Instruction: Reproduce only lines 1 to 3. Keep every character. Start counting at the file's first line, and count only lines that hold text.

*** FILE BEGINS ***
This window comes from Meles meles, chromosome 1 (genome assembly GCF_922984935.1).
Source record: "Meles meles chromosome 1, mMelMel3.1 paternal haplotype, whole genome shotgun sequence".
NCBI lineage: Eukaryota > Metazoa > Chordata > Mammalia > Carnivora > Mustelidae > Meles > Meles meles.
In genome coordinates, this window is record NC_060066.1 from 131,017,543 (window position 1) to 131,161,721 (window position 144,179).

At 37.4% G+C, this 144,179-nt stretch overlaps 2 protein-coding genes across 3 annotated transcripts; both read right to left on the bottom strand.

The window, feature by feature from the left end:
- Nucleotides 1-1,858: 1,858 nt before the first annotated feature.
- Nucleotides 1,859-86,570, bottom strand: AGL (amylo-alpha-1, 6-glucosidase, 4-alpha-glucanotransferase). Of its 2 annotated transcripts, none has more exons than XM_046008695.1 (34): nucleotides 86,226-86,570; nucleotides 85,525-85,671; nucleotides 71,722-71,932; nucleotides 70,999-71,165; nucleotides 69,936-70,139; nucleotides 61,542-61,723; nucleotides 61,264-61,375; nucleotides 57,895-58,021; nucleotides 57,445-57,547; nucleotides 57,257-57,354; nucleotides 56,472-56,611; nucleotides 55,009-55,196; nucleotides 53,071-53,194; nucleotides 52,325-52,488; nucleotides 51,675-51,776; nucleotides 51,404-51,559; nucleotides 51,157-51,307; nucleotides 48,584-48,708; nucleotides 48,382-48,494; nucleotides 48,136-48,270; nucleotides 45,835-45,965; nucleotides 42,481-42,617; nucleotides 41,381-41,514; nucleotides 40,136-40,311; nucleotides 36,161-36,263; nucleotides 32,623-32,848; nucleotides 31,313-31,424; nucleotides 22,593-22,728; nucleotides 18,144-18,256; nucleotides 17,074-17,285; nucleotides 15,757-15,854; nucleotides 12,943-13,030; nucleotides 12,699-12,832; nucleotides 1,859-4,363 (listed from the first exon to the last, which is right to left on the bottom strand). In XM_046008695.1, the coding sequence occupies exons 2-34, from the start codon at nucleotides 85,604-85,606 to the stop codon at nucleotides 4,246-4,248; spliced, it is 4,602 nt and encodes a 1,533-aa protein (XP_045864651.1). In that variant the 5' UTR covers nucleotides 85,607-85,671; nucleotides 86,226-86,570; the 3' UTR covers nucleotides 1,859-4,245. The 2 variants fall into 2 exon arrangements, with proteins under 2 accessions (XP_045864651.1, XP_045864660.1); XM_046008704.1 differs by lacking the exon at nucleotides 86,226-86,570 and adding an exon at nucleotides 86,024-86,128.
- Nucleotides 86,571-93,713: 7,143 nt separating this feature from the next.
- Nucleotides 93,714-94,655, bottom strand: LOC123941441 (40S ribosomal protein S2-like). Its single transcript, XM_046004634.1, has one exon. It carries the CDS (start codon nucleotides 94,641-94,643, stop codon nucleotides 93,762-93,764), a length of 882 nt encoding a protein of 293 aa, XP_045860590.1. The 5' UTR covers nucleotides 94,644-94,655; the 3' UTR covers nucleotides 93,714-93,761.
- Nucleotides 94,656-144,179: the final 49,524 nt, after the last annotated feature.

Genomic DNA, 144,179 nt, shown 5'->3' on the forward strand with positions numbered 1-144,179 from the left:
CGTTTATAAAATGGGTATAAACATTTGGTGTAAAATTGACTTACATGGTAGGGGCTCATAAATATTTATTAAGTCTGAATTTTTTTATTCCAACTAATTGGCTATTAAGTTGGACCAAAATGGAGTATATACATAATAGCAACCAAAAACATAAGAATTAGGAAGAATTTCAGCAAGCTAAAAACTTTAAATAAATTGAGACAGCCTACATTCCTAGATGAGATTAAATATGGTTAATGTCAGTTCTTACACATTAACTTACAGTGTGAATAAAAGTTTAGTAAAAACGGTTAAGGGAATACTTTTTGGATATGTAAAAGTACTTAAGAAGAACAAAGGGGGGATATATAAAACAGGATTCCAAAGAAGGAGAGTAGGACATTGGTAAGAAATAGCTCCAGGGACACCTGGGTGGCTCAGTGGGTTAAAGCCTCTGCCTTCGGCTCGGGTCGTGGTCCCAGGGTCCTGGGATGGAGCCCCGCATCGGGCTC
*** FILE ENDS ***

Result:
This window comes from Meles meles, chromosome 1 (genome assembly GCF_922984935.1).
Source record: "Meles meles chromosome 1, mMelMel3.1 paternal haplotype, whole genome shotgun sequence".
NCBI lineage: Eukaryota > Metazoa > Chordata > Mammalia > Carnivora > Mustelidae > Meles > Meles meles.